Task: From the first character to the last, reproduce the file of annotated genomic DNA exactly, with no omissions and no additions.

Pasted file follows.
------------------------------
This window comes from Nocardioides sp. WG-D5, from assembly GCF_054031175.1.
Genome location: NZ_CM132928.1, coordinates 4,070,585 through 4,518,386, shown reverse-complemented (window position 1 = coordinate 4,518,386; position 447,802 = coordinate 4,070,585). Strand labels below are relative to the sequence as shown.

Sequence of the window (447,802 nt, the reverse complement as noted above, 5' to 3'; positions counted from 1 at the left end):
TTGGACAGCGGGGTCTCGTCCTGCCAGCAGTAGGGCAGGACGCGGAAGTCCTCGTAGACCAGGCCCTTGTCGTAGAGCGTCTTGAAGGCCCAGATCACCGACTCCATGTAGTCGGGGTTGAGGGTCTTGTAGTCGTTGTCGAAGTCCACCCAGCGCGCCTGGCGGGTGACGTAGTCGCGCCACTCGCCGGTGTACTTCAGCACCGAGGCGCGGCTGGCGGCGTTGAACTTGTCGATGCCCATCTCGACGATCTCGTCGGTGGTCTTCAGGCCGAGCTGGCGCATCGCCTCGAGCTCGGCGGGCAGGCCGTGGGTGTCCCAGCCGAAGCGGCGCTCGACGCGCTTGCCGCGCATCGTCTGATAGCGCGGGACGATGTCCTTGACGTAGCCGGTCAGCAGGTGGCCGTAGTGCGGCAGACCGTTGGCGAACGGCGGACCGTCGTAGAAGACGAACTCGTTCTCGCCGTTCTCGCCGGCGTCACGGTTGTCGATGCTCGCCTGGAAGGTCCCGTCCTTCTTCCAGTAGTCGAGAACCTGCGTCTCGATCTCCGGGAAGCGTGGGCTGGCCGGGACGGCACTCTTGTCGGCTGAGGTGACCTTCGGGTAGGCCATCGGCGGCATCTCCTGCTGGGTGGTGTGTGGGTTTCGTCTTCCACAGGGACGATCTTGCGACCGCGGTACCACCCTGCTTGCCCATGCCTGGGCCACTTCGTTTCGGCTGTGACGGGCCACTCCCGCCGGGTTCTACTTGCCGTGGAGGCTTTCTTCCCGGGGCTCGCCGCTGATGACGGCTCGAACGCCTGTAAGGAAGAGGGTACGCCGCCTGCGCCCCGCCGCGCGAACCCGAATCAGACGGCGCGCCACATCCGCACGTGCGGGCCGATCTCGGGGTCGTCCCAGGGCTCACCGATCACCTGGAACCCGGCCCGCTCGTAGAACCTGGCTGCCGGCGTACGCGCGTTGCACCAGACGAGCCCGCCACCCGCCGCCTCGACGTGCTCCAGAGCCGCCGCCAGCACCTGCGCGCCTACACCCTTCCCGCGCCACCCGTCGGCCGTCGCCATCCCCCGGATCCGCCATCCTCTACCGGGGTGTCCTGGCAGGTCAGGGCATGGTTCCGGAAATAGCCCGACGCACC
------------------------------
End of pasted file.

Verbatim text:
This window comes from Nocardioides sp. WG-D5, from assembly GCF_054031175.1.
Genome location: NZ_CM132928.1, coordinates 4,070,585 through 4,518,386, shown reverse-complemented (window position 1 = coordinate 4,518,386; position 447,802 = coordinate 4,070,585). Strand labels below are relative to the sequence as shown.

Sequence of the window (447,802 nt, the reverse complement as noted above, 5' to 3'; positions counted from 1 at the left end):
TTGGACAGCGGGGTCTCGTCCTGCCAGCAGTAGGGCAGGACGCGGAAGTCCTCGTAGACCAGGCCCTTGTCGTAGAGCGTCTTGAAGGCCCAGATCACCGACTCCATGTAGTCGGGGTTGAGGGTCTTGTAGTCGTTGTCGAAGTCCACCCAGCGCGCCTGGCGGGTGACGTAGTCGCGCCACTCGCCGGTGTACTTCAGCACCGAGGCGCGGCTGGCGGCGTTGAACTTGTCGATGCCCATCTCGACGATCTCGTCGGTGGTCTTCAGGCCGAGCTGGCGCATCGCCTCGAGCTCGGCGGGCAGGCCGTGGGTGTCCCAGCCGAAGCGGCGCTCGACGCGCTTGCCGCGCATCGTCTGATAGCGCGGGACGATGTCCTTGACGTAGCCGGTCAGCAGGTGGCCGTAGTGCGGCAGACCGTTGGCGAACGGCGGACCGTCGTAGAAGACGAACTCGTTCTCGCCGTTCTCGCCGGCGTCACGGTTGTCGATGCTCGCCTGGAAGGTCCCGTCCTTCTTCCAGTAGTCGAGAACCTGCGTCTCGATCTCCGGGAAGCGTGGGCTGGCCGGGACGGCACTCTTGTCGGCTGAGGTGACCTTCGGGTAGGCCATCGGCGGCATCTCCTGCTGGGTGGTGTGTGGGTTTCGTCTTCCACAGGGACGATCTTGCGACCGCGGTACCACCCTGCTTGCCCATGCCTGGGCCACTTCGTTTCGGCTGTGACGGGCCACTCCCGCCGGGTTCTACTTGCCGTGGAGGCTTTCTTCCCGGGGCTCGCCGCTGATGACGGCTCGAACGCCTGTAAGGAAGAGGGTACGCCGCCTGCGCCCCGCCGCGCGAACCCGAATCAGACGGCGCGCCACATCCGCACGTGCGGGCCGATCTCGGGGTCGTCCCAGGGCTCACCGATCACCTGGAACCCGGCCCGCTCGTAGAACCTGGCTGCCGGCGTACGCGCGTTGCACCAGACGAGCCCGCCACCCGCCGCCTCGACGTGCTCCAGAGCCGCCGCCAGCACCTGCGCGCCTACACCCTTCCCGCGCCACCCGTCGGCCGTCGCCATCCCCCGGATCCGCCATCCTCTACCGGGGTGTCCTGGCAGGTCAGGGCATGGTTCCGGAAATAGCCCGACGCACC